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Spirit of Entrepreneurship: Cherlette McCullough

Cherlette McCullough headshot
Photography by Julie Fletcher

Cherlette McCullough


Center Peace Couples

and Family Therapy

“As a society, we’re fighting the whole dichotomy of, ‘If I don’t have a mental health diagnosis, I’m mentally healthy.’ That’s just not true.” – Cherlette McCullough

As a case worker for the Florida Department of Children and Families (DCF), Cherlette McCullough loved her work. The Apopka native had grown up with aspirations of being an attorney. Instead, after earning a bachelor’s degree in criminal justice at Bethune Cookman College, she went to work for the state, assisting first juvenile offenders and then adults on parole before finding her niche with children and families.

She felt she was really making a difference helping children who were abused, neglected and abandoned. But during her 14 years in child welfare, she recognized a pattern.

“We did a lot of solution-focused therapy, which sometimes does not get to the root of the problem,” she says. “It sometimes doesn’t deal with family trauma and patterns. So one of the things I became passionate about was understanding why we have these families who leave the system, come back, leave the system and come back. I found out these families were not offered long-term therapeutic services, which piqued my interest.”

A Systemic Approach

Today, McCullough is the founder of Center Peace Couples and Family Therapy, a private practice in Winter Park that helps individuals heal from trauma connected to family conflict, marital and premarital issues, infertility, depression, anxiety, family of origin dysfunction, grief and loss. She has authored two self-help books for individuals experiencing life after trauma.

“I went back to school and completed my master’s in mental health counseling,” she says. “I wanted to go into private practice so I could be more innovative and do things differently for the population I wanted to serve.”

In a government setting, services tend to be based on a linear process, she says. “When we talk about mental health counseling, and we talk about helping people break patterns and change behaviors, I don’t think a linear process works. It takes more of a systemic type of approach. We have to look at their entire environment.”

She started her current practice four years ago. Going from government jobs to entrepreneurship was a bit of a jolt. “When you’re working in a group setting or you’re with an employer, there are coworkers, there’s an HR department, there’s an IT department, there’s a cleaning service,” she says.

“It takes a real mind shift to realize you’re completely independent. There’s no department to call to put in a work order.”

Building Her Business

McCullough has a creative way of building her business. She uses social media posts to tell different stories, keeping the names of individuals she has helped confidential.

“The posts are around relationships with self, family and spouses,” she says. “These aren’t cute, fuzzy posts, but stories around anger, frustration, divorce, boundaries, family dysfunction, and coming out to your family about your sexual orientation. Those are really hard topics that people do not want to talk about. My goal is to allow people to see themselves in those posts and spark a response of, “Oh, that’s me! That’s something I can identify with.’”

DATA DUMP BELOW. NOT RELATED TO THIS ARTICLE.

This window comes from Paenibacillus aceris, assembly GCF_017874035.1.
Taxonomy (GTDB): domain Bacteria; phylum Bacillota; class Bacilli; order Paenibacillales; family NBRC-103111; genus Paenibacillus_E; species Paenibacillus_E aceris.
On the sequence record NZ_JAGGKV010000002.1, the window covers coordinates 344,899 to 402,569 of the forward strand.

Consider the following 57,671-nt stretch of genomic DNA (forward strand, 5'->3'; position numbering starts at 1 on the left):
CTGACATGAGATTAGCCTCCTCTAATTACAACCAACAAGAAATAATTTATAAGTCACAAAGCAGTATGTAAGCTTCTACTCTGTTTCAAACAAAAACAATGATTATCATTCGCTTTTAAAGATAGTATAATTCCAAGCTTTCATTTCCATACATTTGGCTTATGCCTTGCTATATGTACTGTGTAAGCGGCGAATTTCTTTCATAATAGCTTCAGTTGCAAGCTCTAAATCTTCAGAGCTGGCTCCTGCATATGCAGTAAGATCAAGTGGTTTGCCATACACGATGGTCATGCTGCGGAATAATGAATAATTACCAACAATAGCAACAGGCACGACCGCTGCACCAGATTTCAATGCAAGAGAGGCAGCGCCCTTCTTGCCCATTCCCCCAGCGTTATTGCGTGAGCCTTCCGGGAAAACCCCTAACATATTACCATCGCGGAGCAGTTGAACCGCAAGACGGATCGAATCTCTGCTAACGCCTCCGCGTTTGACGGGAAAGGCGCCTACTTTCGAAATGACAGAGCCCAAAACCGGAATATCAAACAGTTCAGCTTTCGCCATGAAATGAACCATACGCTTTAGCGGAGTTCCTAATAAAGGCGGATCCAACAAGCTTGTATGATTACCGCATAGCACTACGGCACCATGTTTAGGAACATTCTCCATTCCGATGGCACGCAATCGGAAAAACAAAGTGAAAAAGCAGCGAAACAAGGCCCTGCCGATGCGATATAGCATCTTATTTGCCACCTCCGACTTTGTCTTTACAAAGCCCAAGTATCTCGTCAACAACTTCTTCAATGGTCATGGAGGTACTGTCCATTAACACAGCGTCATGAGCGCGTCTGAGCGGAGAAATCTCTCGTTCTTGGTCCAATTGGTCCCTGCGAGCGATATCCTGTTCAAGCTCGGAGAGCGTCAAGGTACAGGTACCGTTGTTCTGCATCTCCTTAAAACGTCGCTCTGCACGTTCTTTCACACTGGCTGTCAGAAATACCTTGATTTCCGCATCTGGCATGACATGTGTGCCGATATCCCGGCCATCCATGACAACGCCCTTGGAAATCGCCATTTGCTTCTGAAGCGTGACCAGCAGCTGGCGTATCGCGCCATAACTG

McCullough, who has been a guest expert on WFTV Channel 9, saw a dramatic uptick in business during the height of the pandemic. “I saw a 30% increase in couples counseling. I saw a lot of couples divorcing. I saw families having anxiety, and children not understanding what was going on. I saw individuals struggling with uncertainty around the pandemic, including financial challenges, depression and one of the biggest issues, grief. People were losing family members and then having to deal with the reality of not being able to say their final goodbyes because travel was restricted. That turned into a double loss, which led to complex trauma.”

Defining Mental Health

She often speaks at events on topics such as fatigue and burnout. “Sometimes this sparks the question, ‘How does that relate to mental health?’

“When we talk about mental health, we’re literally talking about emotions, thoughts and behaviors, and what drives those things. It’s how we perceive things that have happened to us, such as traumatic events that cause us to change our perception. Most of us are resilient, high-functioning people who know how to push those feelings down until they are confronted.”

McCullough says she constantly strives for balance. When she started her business, she was working around the clock. Today she and her husband, a sheriff’s deputy, find time to unwind with Orlando Magic games, travel, jazz festivals and family time. McCullough serves on the boards of directors for the Mental Health Association of Central Florida, the Citrus Club and The Faine House.

She has come to realize that just like her clients, she has to seek help when she needs it. “As an entrepreneur. I’ve had to move away from the mindset of, ‘I should know that.’ Part of success is being OK with recognizing that you don’t know everything and embracing the openness of wanting to learn more.”

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About the author

Diane Sears

A career journalist, author and advocate for business growth, Diane Sears is the CEO, editor and publisher of i4 Business. She is also the founder and president of DiVerse Media LLC, which has handled content marketing projects including nonfiction books, white papers, executive speeches and scripts since 2000. She is co-founder of the nonprofit Go for the Greens Foundation, which helps connect women-owned and minority-owned business owners with growth opportunities internationally.

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